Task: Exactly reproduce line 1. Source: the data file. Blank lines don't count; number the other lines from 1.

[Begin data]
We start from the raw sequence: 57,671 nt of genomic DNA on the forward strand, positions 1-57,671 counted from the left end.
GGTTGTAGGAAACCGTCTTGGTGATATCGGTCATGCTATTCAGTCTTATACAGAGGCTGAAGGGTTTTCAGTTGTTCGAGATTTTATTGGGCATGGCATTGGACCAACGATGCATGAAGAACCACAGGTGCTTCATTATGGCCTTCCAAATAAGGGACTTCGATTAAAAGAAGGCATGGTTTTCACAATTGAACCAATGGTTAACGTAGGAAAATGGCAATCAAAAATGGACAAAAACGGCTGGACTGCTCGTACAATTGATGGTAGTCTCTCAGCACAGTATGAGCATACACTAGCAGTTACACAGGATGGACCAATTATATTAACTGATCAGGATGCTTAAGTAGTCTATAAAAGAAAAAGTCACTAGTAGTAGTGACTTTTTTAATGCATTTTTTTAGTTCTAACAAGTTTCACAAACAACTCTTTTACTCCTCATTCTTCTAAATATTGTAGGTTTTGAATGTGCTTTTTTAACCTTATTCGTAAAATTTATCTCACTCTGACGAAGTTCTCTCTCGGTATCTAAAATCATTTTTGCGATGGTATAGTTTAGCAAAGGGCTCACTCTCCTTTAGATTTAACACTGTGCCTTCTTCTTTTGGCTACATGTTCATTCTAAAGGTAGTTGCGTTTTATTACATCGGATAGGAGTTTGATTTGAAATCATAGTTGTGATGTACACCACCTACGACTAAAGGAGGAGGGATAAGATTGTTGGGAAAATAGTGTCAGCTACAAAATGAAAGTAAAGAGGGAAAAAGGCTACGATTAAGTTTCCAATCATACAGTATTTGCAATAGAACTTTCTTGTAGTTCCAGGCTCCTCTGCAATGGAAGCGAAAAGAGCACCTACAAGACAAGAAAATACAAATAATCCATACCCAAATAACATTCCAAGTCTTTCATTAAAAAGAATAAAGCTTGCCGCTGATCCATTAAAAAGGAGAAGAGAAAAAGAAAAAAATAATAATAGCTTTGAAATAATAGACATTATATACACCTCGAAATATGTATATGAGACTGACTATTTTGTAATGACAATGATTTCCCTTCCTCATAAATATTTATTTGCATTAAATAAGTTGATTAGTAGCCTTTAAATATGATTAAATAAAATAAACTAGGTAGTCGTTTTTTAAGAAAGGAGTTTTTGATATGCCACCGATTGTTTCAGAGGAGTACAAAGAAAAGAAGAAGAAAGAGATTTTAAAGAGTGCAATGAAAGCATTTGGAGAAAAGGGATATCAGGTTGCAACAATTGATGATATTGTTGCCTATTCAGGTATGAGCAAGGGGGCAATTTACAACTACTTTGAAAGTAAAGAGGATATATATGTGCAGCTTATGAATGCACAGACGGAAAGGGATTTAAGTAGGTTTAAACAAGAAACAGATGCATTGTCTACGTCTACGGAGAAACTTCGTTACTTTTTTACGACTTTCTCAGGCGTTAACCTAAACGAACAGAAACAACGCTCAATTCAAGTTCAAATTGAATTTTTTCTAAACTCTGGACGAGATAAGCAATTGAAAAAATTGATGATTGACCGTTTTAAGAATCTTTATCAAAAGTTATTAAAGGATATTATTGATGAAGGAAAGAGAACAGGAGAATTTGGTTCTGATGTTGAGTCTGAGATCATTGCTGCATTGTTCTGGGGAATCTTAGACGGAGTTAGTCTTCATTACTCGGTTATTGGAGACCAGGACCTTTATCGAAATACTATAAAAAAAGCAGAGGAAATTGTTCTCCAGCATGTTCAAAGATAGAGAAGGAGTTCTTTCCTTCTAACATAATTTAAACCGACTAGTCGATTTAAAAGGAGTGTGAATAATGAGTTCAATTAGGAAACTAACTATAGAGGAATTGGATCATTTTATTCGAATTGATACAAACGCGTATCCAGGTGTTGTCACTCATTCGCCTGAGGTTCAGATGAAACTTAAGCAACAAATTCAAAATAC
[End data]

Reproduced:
We start from the raw sequence: 57,671 nt of genomic DNA on the forward strand, positions 1-57,671 counted from the left end.